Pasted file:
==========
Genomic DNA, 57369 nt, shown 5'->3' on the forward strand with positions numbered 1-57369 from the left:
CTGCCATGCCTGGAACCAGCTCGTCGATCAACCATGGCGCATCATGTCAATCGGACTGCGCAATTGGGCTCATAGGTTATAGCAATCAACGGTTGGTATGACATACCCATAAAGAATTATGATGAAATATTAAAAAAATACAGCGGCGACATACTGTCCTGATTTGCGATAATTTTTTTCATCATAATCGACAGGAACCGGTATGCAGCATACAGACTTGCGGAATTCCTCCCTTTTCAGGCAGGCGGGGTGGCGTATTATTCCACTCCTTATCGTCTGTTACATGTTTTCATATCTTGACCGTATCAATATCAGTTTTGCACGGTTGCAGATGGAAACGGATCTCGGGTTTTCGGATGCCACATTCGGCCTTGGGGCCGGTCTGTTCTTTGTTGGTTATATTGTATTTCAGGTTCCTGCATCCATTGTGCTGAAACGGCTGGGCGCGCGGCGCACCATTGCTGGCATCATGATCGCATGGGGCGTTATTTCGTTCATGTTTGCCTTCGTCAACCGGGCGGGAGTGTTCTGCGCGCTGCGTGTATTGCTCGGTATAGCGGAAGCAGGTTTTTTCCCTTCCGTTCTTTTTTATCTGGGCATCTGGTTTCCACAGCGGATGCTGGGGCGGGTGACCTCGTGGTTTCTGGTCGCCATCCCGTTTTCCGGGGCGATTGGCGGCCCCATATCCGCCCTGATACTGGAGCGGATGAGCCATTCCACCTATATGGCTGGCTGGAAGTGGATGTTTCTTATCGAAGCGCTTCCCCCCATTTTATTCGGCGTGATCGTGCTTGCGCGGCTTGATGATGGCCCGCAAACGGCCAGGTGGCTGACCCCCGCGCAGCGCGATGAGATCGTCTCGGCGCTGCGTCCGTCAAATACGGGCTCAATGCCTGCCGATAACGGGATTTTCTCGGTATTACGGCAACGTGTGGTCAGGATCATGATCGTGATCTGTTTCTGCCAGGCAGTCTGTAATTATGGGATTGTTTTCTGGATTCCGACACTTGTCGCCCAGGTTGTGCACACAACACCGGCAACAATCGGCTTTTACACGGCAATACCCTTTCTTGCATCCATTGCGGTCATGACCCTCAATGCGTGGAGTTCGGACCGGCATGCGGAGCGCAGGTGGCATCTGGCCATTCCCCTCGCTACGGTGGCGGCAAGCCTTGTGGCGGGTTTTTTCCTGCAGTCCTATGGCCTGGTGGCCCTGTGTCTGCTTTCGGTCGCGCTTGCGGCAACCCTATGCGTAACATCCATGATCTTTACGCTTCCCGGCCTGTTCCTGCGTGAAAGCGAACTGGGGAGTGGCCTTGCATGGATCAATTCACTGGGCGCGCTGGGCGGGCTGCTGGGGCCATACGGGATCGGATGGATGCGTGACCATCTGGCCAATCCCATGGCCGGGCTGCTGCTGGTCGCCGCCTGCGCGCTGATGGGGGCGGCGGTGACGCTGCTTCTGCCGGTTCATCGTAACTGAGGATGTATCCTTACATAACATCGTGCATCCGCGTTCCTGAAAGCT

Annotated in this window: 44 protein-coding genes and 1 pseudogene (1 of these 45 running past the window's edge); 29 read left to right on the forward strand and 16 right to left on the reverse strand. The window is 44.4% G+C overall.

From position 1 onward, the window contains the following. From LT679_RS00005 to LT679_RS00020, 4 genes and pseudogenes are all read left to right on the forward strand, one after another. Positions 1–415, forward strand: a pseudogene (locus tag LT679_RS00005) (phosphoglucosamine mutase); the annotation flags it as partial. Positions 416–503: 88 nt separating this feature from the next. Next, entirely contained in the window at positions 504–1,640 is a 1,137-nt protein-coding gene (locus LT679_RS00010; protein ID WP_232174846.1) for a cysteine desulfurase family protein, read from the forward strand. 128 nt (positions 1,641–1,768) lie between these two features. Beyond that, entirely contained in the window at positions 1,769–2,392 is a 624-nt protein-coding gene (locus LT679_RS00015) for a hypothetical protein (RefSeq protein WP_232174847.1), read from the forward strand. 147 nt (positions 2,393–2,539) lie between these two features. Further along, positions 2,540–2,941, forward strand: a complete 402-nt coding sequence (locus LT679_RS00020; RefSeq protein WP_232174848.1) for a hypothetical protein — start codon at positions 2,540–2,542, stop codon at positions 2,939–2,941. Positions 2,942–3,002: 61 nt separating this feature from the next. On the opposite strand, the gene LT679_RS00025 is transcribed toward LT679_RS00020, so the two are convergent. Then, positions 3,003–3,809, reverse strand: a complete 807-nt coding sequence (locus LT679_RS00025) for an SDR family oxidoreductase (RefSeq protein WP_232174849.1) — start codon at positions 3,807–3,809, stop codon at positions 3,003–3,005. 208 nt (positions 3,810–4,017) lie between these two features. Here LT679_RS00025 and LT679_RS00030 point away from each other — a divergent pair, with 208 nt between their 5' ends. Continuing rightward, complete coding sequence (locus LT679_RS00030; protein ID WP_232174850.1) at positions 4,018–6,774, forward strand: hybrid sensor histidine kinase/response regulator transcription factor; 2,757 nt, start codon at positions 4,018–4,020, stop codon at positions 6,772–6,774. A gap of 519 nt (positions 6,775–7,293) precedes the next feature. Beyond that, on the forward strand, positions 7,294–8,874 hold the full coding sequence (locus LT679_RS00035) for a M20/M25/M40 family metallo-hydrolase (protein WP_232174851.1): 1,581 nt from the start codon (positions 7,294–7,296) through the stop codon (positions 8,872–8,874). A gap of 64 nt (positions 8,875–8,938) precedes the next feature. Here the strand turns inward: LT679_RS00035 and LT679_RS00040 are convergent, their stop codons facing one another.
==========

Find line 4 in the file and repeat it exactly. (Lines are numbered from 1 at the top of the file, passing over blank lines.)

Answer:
From position 1 onward, the window contains the following. From LT679_RS00005 to LT679_RS00020, 4 genes and pseudogenes are all read left to right on the forward strand, one after another. Positions 1–415, forward strand: a pseudogene (locus tag LT679_RS00005) (phosphoglucosamine mutase); the annotation flags it as partial. Positions 416–503: 88 nt separating this feature from the next. Next, entirely contained in the window at positions 504–1,640 is a 1,137-nt protein-coding gene (locus LT679_RS00010; protein ID WP_232174846.1) for a cysteine desulfurase family protein, read from the forward strand. 128 nt (positions 1,641–1,768) lie between these two features. Beyond that, entirely contained in the window at positions 1,769–2,392 is a 624-nt protein-coding gene (locus LT679_RS00015) for a hypothetical protein (RefSeq protein WP_232174847.1), read from the forward strand. 147 nt (positions 2,393–2,539) lie between these two features. Further along, positions 2,540–2,941, forward strand: a complete 402-nt coding sequence (locus LT679_RS00020; RefSeq protein WP_232174848.1) for a hypothetical protein — start codon at positions 2,540–2,542, stop codon at positions 2,939–2,941. Positions 2,942–3,002: 61 nt separating this feature from the next. On the opposite strand, the gene LT679_RS00025 is transcribed toward LT679_RS00020, so the two are convergent. Then, positions 3,003–3,809, reverse strand: a complete 807-nt coding sequence (locus LT679_RS00025) for an SDR family oxidoreductase (RefSeq protein WP_232174849.1) — start codon at positions 3,807–3,809, stop codon at positions 3,003–3,005. 208 nt (positions 3,810–4,017) lie between these two features. Here LT679_RS00025 and LT679_RS00030 point away from each other — a divergent pair, with 208 nt between their 5' ends. Continuing rightward, complete coding sequence (locus LT679_RS00030; protein ID WP_232174850.1) at positions 4,018–6,774, forward strand: hybrid sensor histidine kinase/response regulator transcription factor; 2,757 nt, start codon at positions 4,018–4,020, stop codon at positions 6,772–6,774. A gap of 519 nt (positions 6,775–7,293) precedes the next feature. Beyond that, on the forward strand, positions 7,294–8,874 hold the full coding sequence (locus LT679_RS00035) for a M20/M25/M40 family metallo-hydrolase (protein WP_232174851.1): 1,581 nt from the start codon (positions 7,294–7,296) through the stop codon (positions 8,872–8,874). A gap of 64 nt (positions 8,875–8,938) precedes the next feature. Here the strand turns inward: LT679_RS00035 and LT679_RS00040 are convergent, their stop codons facing one another.